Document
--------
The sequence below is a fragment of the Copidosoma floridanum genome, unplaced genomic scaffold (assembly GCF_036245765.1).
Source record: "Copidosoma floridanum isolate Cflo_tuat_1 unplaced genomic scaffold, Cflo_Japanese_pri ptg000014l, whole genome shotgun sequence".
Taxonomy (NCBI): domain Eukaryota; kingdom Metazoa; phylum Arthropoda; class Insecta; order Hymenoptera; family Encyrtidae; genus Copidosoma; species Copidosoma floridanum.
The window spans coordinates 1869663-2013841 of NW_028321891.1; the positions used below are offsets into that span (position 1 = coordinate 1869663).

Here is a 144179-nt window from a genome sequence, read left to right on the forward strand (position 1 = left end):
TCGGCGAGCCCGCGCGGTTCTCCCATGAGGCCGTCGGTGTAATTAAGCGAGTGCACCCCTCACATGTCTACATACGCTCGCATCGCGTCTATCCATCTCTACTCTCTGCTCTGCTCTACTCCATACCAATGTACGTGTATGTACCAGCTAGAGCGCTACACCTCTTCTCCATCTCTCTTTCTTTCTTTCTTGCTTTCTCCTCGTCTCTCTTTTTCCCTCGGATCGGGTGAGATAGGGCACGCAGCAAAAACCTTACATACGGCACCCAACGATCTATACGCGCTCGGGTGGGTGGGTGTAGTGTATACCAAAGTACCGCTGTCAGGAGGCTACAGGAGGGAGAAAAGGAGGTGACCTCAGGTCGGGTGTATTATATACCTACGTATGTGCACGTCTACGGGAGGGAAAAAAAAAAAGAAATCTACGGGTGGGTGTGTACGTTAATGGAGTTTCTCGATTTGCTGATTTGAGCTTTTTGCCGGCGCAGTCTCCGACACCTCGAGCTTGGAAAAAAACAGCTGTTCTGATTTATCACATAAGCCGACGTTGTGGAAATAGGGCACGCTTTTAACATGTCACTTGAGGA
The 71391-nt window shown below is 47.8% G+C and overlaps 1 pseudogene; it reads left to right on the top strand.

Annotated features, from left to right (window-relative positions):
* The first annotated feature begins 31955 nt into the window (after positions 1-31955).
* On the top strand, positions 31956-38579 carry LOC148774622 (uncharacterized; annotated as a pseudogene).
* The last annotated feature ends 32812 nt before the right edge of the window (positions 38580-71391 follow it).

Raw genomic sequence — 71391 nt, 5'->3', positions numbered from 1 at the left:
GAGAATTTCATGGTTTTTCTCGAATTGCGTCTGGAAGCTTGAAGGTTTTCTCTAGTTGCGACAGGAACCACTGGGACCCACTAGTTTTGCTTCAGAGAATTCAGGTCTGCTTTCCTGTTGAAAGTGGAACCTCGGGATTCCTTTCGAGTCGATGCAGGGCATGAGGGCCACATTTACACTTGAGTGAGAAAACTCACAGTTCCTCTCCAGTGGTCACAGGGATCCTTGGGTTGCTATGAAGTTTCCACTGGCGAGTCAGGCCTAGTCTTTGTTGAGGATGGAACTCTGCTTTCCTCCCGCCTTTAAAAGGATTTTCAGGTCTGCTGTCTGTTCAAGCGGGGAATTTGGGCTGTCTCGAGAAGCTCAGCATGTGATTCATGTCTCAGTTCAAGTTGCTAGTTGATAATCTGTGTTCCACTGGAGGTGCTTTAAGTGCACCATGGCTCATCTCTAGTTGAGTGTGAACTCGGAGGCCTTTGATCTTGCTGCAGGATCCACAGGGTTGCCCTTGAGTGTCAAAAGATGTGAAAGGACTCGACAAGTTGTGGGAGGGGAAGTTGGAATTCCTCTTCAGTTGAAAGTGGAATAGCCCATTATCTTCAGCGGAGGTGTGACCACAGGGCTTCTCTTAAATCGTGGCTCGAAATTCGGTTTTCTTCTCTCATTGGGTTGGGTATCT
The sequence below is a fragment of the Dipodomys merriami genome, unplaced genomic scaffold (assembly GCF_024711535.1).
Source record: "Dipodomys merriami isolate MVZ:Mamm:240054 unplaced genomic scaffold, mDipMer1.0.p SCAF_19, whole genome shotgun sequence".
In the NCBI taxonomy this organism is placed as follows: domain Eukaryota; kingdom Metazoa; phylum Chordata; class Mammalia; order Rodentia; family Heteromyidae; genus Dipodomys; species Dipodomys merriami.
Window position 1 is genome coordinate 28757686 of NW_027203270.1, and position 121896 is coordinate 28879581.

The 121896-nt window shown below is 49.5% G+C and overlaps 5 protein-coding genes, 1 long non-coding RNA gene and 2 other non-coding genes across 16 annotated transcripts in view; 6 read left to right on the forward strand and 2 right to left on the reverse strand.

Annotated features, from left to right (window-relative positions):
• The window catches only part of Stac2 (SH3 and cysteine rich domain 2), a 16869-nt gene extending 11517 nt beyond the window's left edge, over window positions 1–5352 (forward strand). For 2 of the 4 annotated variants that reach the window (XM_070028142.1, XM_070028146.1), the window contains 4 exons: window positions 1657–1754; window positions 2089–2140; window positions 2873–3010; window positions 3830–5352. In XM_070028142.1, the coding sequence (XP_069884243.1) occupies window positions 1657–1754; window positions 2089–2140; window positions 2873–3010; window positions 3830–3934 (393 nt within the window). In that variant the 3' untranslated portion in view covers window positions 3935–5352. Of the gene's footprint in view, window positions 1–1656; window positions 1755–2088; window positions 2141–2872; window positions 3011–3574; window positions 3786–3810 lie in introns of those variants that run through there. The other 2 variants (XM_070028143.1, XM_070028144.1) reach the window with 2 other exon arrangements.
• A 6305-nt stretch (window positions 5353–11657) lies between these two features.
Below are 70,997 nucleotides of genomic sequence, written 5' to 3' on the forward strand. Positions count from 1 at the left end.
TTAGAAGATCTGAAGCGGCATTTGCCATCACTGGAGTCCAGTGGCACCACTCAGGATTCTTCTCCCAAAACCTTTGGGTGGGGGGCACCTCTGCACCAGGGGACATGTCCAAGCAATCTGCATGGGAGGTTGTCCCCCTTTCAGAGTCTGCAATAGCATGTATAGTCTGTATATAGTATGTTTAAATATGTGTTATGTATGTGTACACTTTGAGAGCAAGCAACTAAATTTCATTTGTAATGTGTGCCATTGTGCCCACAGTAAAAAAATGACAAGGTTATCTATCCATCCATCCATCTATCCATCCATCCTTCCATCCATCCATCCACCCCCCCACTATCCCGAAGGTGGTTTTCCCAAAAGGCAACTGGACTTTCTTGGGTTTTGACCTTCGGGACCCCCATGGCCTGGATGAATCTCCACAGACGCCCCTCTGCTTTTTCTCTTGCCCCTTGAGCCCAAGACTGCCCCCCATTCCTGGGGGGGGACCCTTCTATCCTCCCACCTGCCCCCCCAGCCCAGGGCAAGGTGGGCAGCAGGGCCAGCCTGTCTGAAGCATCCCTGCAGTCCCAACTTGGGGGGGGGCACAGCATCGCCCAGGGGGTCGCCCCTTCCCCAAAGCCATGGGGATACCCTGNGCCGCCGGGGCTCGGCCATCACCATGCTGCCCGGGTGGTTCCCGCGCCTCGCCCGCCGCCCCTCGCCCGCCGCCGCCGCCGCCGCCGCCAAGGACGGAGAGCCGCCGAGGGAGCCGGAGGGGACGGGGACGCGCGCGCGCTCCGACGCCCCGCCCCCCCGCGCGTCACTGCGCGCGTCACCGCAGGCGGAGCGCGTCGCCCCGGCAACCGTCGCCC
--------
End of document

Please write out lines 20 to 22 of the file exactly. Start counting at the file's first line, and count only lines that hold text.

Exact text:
• The window catches only part of Stac2 (SH3 and cysteine rich domain 2), a 16869-nt gene extending 11517 nt beyond the window's left edge, over window positions 1–5352 (forward strand). For 2 of the 4 annotated variants that reach the window (XM_070028142.1, XM_070028146.1), the window contains 4 exons: window positions 1657–1754; window positions 2089–2140; window positions 2873–3010; window positions 3830–5352. In XM_070028142.1, the coding sequence (XP_069884243.1) occupies window positions 1657–1754; window positions 2089–2140; window positions 2873–3010; window positions 3830–3934 (393 nt within the window). In that variant the 3' untranslated portion in view covers window positions 3935–5352. Of the gene's footprint in view, window positions 1–1656; window positions 1755–2088; window positions 2141–2872; window positions 3011–3574; window positions 3786–3810 lie in introns of those variants that run through there. The other 2 variants (XM_070028143.1, XM_070028144.1) reach the window with 2 other exon arrangements.
• A 6305-nt stretch (window positions 5353–11657) lies between these two features.
Below are 70,997 nucleotides of genomic sequence, written 5' to 3' on the forward strand. Positions count from 1 at the left end.